Do superstitions really work? We asked a few Falcons

Athletes are known for having superstitions, and at Saint Stephen’s, we have some of our own.


Do superstitions really work? Art work by Eva Stirou

Michael Konkol, Staff Writer

Picture this. 

Serena Williams sits in front of her locker before her final U.S. Open match at Flushing Meadows. She slides on her socks, which are crusty, stinky, and stiff.  That’s because she hasn’t washed them for weeks. But, those nasty foot-covers may be the reason she walks home with a trophy today.

Why, you ask? 

Because when Serena Williams is on a winning streak, she doesn’t wash her socks until she loses. Pretty weird thing, right?

Weird, but not so weird. From wearing the same socks every match, throwing chalk in the air, or listening to the same song, many athletes around the world have their own superstitions.

At Saint Stephen’s, our athletes and coaches have some of their own.

Jared Gray, a junior on the boys soccer team, can be found in the Falcon field house before every game brushing his teeth in the bathroom.

“I was really confused,” said Aquiles Gonzalez in regard to Gray’s habit. “I walked into the locker room before the game, and Jared was just there, brushing his teeth.” 

Cole Rogers, a senior on the football team, has “lucky underwear” that he wears before every single game. (Yes, he washes them. Don’t worry)

Nikole Cosentino, a senior on the girls basketball team, claims that she plays badly if her hair is braided. 

“I like the way I look with braids… but everytime I wear braids in a game I play awful,” says Cosentino. 

Not only do some of the students on campus have superstitions, but our teachers do as well. 

While Mrs. Cotton can usually be found teaching math, back in her soccer-playing days, she would take the tape from her ankles after games and add the used adhesive to a tape ball that would increase in size over time. 

No matter how weird these may sound, there is evidence that proves superstitions can increase performance. 

Stuart Vyse, a former professor of psychology at Connecticut College and author of Believing in Magic: The Psychology of Superstition, explains in an interview with the British Psychological Society: “There is evidence that positive, luck-enhancing superstitions provide a psychological benefit that can improve skilled performance. There is anxiety associated with the kinds of events that bring out superstition.”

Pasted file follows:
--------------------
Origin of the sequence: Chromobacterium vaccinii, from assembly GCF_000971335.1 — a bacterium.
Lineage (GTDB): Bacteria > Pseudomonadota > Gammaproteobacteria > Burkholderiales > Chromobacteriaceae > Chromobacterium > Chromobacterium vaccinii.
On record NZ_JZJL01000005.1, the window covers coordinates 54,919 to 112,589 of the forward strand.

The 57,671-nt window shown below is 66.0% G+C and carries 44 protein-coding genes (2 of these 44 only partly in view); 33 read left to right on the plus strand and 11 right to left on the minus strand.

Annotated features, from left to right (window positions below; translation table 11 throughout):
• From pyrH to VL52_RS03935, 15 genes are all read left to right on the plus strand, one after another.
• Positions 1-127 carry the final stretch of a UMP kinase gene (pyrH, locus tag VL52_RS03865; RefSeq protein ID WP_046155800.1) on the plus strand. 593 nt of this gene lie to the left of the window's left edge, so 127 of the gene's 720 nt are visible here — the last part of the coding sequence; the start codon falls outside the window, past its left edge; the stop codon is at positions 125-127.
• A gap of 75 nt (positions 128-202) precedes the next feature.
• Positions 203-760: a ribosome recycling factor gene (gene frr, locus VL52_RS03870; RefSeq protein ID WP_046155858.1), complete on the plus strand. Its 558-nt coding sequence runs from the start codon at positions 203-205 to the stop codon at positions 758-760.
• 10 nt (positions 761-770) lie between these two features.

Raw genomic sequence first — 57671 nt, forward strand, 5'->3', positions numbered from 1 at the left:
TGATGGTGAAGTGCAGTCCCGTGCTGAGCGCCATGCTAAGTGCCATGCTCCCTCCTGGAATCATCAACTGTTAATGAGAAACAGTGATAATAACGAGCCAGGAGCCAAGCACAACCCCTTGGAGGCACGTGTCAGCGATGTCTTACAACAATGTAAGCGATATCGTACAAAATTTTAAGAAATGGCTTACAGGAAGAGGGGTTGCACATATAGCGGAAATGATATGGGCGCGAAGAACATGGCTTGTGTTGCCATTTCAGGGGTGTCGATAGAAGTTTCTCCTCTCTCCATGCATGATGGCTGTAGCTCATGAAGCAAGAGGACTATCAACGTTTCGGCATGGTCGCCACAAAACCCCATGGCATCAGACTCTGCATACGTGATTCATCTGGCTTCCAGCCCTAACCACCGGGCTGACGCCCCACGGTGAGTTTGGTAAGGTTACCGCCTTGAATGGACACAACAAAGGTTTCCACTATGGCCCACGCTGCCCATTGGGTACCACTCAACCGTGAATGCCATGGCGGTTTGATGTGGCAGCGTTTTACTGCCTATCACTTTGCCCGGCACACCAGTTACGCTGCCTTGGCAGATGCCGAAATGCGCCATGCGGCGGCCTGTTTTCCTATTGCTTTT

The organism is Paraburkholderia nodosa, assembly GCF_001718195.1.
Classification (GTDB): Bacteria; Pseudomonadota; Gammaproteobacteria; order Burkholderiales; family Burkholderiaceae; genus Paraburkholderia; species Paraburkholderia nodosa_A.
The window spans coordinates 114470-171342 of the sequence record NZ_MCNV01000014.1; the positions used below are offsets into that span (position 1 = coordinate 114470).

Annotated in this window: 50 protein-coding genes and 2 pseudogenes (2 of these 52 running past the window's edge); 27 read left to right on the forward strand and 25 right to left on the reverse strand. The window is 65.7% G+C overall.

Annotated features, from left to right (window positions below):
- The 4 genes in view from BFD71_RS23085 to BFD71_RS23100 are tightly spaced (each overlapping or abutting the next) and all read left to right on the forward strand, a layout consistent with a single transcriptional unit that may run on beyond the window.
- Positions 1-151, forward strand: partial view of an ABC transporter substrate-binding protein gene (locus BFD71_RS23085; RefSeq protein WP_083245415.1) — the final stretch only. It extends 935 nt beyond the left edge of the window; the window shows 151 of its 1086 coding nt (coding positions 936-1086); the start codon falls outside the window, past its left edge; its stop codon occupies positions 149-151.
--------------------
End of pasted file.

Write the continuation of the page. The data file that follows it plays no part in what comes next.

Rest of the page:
Superstitions give people a sense of control over their lives, relieving anxiety. They offer the subject a sense of control for an advantage, namely a mental one. 

The International Journal of Psychology and Behavioral Sciences says that superstitions have “evolved” to generate “a false sense of having control over outer conditions.” There is no physical advantage of superstitions, but the feeling of being in control helps us to feel calm and happy. Superstitions are “prevalent in conditions of absence of confidence, insecurity, fear, and threat.” These are all mental, and a lot of times in sports, the mental aspect of confidence can be a larger advantage to a physical one. 

In the sports community, every athlete has faced a lack of confidence, insecurity in their skills, and fears.

Kobe Bryant would listen to the “Halloween Theme Song” on repeat before every game. This helped him lock in his mindset to be a stone-faced killer on the basketball court. 

Marhsawn Lynch would eat skittles before every football game. According to Lynch, this would help settle his stomach. 

Superstitions are proven to be beneficial to an athlete’s performance, and I encourage all athletes to find one of their own if they don’t have one. I even have my own; I play better in basketball when I wear a certain shirt. 

But, this doesn’t have to just be in sports. Superstitions are truly something beneficial that people use in their everyday life, whether it’s making your bed a certain way, or having the same routine every morning. 

Even though there are no physical benefits, a life without anxiety can be one lived with the help of superstitions.